Her new disc is a throwback to her days as a “Gold Dust Woman,” as it evokes a sense that it is an unreleased Fleetwood Mac endeavor, and there is a reason for that. Her first single off In Your Dreams, “Secret Love” was originally written for the Rumours album, and her newest arsenal in her solo cannon has been heaped with praise as her best non-Fleetwood Mac recording to date.
Nicks spoke with LGBT Weekly about the her gay fan base, the resurgence of Fleetwood Mac songs used on Glee this past season, her favorite song, and why she’s a survivor.
Realizing She Had A Gay Fan Base
“I have a lot of gay friends, so that’s one side of it. The other side is ‘The Night of 1,000 Stevies.’ I don’t remember it was so long ago, but somebody said, ‘Do you know? There’s a major party that goes on every year in New York that’s called ‘Night of 1,000 Stevies?’ And I’m going, ‘What is that?’ And so they explained it to me, thinking that was pretty damn cool, and that was 20 years ago.
So, that really was the beginning of me really realizing that my music was really appealing to all my gay fans. And my goodness, this party has become historical, I think, and that was really the beginning. And who knew? When I was first told about it, I thought it would be a great thing that would happen maybe twice, and then it was still going on and I’m thrilled.”
Shouting Out With Glee
“First of all, I’ve been watching Glee since the beginning, and like we all do, we have our favorite TV shows that we totally look forward to.So when I found out that they were doing ‘Landslide,’ and that Gwyneth (Paltrow) was going to come in and play her Holly Holiday character, and that Santana (Naya Rivera) and Brittany (Heather Morris) were going to sing it with her, I was just so knocked out! And I said, ‘Well, can I go?’ I’m in L.A., and so I went and hung out there for six or seven hours.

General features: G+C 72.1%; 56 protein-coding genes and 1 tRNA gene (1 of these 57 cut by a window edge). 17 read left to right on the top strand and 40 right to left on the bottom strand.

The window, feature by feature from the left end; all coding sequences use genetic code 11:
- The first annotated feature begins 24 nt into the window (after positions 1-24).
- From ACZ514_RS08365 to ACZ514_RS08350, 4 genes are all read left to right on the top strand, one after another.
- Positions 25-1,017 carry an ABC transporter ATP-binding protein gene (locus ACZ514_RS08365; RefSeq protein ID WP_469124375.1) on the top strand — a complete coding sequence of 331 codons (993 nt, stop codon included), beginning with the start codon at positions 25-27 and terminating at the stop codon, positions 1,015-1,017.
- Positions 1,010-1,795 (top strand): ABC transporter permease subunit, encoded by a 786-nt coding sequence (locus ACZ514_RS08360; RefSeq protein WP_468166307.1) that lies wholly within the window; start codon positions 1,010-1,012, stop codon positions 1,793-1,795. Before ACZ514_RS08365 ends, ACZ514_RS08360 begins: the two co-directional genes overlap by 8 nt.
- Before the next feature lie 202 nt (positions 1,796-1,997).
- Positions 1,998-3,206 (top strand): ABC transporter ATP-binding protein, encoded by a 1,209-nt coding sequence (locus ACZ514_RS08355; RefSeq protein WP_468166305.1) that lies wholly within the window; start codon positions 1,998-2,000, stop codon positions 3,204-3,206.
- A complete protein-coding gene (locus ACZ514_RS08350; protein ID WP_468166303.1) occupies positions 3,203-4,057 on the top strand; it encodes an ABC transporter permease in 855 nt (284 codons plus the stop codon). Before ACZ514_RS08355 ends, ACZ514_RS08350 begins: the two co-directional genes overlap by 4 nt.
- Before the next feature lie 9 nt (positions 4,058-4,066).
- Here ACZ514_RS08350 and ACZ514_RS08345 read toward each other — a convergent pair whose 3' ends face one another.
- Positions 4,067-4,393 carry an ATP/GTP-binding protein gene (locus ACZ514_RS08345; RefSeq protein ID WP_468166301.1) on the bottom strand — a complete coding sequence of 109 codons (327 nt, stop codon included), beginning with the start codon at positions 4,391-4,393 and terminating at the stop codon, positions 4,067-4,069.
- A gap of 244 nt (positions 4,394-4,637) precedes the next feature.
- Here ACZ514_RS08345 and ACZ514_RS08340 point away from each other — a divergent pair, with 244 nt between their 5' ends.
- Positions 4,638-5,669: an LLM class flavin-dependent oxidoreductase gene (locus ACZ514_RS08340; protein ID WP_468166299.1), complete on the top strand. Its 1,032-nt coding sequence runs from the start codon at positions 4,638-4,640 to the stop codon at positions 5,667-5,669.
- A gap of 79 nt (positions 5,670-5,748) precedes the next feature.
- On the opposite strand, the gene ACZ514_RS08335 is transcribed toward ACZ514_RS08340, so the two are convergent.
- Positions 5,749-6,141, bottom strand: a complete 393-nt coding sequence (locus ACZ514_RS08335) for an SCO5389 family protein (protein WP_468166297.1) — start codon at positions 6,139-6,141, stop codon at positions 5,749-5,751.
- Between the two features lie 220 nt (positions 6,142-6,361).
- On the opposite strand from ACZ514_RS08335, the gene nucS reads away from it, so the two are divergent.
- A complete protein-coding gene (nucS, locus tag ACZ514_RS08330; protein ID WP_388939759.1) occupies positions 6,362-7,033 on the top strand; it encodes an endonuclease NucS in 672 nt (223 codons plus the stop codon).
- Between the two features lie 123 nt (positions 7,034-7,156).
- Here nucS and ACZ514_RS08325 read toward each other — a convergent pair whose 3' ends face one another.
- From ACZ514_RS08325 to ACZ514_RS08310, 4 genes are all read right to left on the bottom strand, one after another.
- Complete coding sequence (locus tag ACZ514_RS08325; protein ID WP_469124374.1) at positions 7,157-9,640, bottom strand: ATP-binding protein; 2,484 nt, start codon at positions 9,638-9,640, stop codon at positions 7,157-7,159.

I was, first of all, so thrilled to be there and got to hang out with the cast, who I can hardly call by name; they have so become the characters. The greatest thing was that when it was over, they were grouped around me and Lea Michele, Rachel, said, ‘You know what? Nobody has ever done this. How many great songs from the ’80s, ’70s and ’60s have we done, and none of those artists have ever called us, or come down or sent us some roses or anything, taken any kind of notice whatsoever?’ And, I thought that was so sad.
So, of course I sent them huge flowers and then when they did the Rumours thing, which was quite a favor they did for me when they put that out the same day my record came out; I thought that was so lovely of them, so I sent more flowers to my Glee children. A day without Glee is like a day without sunshine.”
Choosing A Favorite Song In Her Catalog
“Oh, that’s hard, because I have different favorites at different times in my life. That doesn’t necessarily mean that you put out an album and one of the songs on that album is now your favorite song, it doesn’t mean that at all. It’s just whatever’s happening to you in your life kind of tends to move you towards what might be your favorite song to sing on stage.